Over the next little while I’ll be bringing a new series to ‘things i’m loving…’ called The Exquisite, where I profile entries from the book “Encyclopedia of the Exquisite: An Anecdotal History of Elegant Delights” by Jessica Kerwin Jenkins, and pair them with images I’ve sourced that inspire. I received this coffee table book as a gift, and love flipping through to land on little luxuries that are profiled on it’s pages. The author notes that the book is a celebration of luxury, but that “it is not about money.” Luxury can be found in the commonplace as much as the rare.
So, I hope you enjoy this little adventure with me in The Exquisite, from A to Z.
Text from “Encyclopedia of the Exquisite” by Jessica Kerwin Jenkins
Poised between civilization and the wild, picturesque picnicking and outdoor dining alfresco – “in the fresh air,” as the Italians say – offered stiff, cinched Victorians a chance to escape the city and to breathe. Chaperons kept an eye on young picnickers, but “even the rigidest disciplinarian will romp a little when there is green grass underfoot and a blue sky overhead,” as one writer pointed out.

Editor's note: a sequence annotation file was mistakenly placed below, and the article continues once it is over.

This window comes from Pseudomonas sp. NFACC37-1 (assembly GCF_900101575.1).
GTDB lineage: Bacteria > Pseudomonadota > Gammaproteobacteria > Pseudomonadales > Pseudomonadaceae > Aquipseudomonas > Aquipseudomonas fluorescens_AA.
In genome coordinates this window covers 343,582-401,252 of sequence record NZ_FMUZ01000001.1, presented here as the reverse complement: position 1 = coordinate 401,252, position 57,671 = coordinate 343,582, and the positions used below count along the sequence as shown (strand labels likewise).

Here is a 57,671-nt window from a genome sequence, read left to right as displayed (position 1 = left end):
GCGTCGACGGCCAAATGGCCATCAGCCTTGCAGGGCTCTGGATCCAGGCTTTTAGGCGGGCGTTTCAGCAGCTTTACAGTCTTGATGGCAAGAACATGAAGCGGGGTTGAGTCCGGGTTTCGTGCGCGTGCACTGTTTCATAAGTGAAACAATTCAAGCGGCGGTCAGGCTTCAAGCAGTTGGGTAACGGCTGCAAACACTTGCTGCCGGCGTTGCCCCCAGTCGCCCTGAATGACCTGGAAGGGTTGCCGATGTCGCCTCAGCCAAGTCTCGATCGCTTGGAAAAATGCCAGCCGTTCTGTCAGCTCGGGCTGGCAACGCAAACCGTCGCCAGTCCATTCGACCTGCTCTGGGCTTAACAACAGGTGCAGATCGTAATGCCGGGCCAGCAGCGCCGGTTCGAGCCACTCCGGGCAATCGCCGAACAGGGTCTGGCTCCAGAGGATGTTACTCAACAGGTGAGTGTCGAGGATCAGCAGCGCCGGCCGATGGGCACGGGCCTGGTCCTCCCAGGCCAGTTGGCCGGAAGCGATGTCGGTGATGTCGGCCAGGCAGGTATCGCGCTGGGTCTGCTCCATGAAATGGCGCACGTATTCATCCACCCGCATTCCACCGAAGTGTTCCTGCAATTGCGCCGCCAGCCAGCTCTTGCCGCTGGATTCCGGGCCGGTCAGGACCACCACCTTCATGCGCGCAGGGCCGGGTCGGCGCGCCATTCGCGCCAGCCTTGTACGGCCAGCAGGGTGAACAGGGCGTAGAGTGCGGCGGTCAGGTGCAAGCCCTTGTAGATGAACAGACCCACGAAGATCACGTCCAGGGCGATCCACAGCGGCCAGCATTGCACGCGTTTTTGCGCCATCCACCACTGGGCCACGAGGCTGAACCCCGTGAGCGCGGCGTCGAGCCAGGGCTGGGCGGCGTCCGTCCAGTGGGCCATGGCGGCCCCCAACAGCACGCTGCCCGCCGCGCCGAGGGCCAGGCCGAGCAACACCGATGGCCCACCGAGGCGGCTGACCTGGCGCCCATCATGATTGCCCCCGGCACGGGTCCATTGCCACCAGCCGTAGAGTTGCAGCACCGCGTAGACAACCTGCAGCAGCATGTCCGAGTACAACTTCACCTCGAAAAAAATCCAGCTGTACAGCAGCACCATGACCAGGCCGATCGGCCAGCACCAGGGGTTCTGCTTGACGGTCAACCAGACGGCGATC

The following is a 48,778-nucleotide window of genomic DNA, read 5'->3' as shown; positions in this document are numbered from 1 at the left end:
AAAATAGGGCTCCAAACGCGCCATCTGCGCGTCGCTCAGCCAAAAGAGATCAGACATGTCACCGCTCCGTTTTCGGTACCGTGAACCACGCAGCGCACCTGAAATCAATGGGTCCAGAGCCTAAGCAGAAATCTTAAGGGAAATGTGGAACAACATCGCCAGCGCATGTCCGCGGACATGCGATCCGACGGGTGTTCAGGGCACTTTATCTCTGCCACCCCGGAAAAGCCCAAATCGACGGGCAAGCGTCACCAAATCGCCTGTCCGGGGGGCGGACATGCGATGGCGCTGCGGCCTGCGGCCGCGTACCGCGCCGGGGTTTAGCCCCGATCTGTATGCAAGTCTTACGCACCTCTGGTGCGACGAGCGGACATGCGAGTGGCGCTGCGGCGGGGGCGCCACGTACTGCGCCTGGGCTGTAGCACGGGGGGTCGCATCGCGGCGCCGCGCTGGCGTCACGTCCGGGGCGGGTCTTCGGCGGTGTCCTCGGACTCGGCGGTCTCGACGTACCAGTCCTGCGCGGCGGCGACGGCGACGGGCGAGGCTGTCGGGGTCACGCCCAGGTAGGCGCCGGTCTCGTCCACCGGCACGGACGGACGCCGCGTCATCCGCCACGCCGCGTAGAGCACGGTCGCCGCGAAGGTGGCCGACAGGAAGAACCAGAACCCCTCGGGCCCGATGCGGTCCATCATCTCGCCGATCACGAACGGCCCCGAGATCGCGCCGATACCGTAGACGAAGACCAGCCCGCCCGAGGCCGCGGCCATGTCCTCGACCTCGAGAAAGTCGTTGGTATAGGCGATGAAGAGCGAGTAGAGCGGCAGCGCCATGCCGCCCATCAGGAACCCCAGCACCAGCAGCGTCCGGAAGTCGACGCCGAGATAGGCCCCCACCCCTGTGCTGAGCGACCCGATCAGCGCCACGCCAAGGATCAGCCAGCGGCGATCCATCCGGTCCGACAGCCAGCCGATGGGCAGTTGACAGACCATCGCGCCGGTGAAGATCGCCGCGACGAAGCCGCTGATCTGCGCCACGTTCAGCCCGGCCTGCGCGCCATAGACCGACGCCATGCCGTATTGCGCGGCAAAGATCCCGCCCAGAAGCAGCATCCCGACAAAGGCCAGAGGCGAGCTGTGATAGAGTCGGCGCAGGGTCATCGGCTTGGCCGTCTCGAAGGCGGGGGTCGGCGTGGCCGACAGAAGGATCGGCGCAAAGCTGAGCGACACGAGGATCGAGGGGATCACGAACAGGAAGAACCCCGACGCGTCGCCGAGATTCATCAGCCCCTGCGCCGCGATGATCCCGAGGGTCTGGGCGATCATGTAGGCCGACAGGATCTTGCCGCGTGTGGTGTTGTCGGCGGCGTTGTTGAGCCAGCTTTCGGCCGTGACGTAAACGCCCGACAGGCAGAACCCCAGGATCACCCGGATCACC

Bolstered by flirtation, sunshine and good food, the ancient Romans began the grand tradition. Average citizens celebrated festivals under giant tents, in imitation of the nomadic kings of the East, who traveled in sprawling tented cities. The wealthy put on deluxe banquets in their gardens, as rich Florentines of the Renaissance era would later do. During the Renaissance, even alfresco meals were exactingly formal. Servants hauled out a giant sideboard, and every dish on the long stone table was arranged symmetrically on top of a triple layer of fine damask cloth, right down to the perfumed finger bowls. The French took a self-consciously laid-back approach, heading outdoors in the eighteenth century with their fetes champetres, rosy pastoral parties celebrated by painters like Watteau, Fragonard, and Boucher. Silken Parisian ladies and their gallants ate at tables brought into the Tuileries, then lazed under the trees by the Seine.